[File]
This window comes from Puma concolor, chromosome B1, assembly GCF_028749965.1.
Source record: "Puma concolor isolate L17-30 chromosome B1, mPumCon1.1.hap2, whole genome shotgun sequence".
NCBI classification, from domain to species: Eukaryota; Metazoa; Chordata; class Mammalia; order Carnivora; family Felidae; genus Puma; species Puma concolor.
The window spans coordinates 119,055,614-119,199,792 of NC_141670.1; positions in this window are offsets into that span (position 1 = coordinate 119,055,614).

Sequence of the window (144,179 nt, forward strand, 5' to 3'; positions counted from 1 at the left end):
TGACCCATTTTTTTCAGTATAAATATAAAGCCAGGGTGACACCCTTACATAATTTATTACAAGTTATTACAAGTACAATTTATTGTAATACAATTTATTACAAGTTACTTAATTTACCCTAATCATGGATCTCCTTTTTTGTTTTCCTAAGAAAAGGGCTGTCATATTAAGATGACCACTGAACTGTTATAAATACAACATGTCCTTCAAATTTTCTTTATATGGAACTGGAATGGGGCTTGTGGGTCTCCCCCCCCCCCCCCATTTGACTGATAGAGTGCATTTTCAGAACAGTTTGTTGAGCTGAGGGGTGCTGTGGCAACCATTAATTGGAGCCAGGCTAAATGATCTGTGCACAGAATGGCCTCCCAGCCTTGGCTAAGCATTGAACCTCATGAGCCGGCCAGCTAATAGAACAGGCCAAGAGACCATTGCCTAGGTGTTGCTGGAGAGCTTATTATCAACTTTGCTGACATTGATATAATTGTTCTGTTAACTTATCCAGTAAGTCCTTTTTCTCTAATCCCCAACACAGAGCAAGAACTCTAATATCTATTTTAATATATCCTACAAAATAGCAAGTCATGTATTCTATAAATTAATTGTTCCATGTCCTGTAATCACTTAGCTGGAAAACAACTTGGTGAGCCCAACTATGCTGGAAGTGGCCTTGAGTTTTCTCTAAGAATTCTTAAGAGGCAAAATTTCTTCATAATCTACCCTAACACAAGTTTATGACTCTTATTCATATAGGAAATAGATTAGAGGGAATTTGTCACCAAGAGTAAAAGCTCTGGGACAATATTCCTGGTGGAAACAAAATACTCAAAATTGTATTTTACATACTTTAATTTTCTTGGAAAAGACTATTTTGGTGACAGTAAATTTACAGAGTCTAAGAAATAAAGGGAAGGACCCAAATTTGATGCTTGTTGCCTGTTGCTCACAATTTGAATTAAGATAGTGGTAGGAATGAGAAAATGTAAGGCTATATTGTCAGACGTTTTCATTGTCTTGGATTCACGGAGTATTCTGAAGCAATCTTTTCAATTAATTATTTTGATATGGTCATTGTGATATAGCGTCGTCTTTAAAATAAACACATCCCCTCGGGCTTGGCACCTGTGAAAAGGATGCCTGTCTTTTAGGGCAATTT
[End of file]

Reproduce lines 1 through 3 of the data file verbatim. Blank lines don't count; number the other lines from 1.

This window comes from Puma concolor, chromosome B1, assembly GCF_028749965.1.
Source record: "Puma concolor isolate L17-30 chromosome B1, mPumCon1.1.hap2, whole genome shotgun sequence".
NCBI classification, from domain to species: Eukaryota; Metazoa; Chordata; class Mammalia; order Carnivora; family Felidae; genus Puma; species Puma concolor.